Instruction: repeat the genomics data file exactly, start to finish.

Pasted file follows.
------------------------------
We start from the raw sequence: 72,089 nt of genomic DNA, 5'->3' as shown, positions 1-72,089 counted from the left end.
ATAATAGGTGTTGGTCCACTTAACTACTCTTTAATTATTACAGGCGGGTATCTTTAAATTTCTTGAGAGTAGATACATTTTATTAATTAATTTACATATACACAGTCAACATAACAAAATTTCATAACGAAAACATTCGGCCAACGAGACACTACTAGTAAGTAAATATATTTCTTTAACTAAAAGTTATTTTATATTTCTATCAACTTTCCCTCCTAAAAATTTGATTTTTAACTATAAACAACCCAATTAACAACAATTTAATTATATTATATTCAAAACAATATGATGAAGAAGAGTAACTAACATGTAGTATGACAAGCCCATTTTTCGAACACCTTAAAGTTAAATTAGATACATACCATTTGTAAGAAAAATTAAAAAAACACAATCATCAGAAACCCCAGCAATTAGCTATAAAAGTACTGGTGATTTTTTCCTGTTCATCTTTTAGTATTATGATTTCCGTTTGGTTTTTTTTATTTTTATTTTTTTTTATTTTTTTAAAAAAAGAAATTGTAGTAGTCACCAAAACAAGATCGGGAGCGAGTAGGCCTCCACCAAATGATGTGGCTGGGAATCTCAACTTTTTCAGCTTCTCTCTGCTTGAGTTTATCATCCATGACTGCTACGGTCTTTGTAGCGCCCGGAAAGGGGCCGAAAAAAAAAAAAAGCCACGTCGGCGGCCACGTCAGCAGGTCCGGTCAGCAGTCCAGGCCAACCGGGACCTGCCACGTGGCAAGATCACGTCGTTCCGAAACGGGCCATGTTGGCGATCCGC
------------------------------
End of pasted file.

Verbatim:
We start from the raw sequence: 72,089 nt of genomic DNA, 5'->3' as shown, positions 1-72,089 counted from the left end.
ATAATAGGTGTTGGTCCACTTAACTACTCTTTAATTATTACAGGCGGGTATCTTTAAATTTCTTGAGAGTAGATACATTTTATTAATTAATTTACATATACACAGTCAACATAACAAAATTTCATAACGAAAACATTCGGCCAACGAGACACTACTAGTAAGTAAATATATTTCTTTAACTAAAAGTTATTTTATATTTCTATCAACTTTCCCTCCTAAAAATTTGATTTTTAACTATAAACAACCCAATTAACAACAATTTAATTATATTATATTCAAAACAATATGATGAAGAAGAGTAACTAACATGTAGTATGACAAGCCCATTTTTCGAACACCTTAAAGTTAAATTAGATACATACCATTTGTAAGAAAAATTAAAAAAACACAATCATCAGAAACCCCAGCAATTAGCTATAAAAGTACTGGTGATTTTTTCCTGTTCATCTTTTAGTATTATGATTTCCGTTTGGTTTTTTTTATTTTTATTTTTTTTTATTTTTTTAAAAAAAGAAATTGTAGTAGTCACCAAAACAAGATCGGGAGCGAGTAGGCCTCCACCAAATGATGTGGCTGGGAATCTCAACTTTTTCAGCTTCTCTCTGCTTGAGTTTATCATCCATGACTGCTACGGTCTTTGTAGCGCCCGGAAAGGGGCCGAAAAAAAAAAAAAGCCACGTCGGCGGCCACGTCAGCAGGTCCGGTCAGCAGTCCAGGCCAACCGGGACCTGCCACGTGGCAAGATCACGTCGTTCCGAAACGGGCCATGTTGGCGATCCGC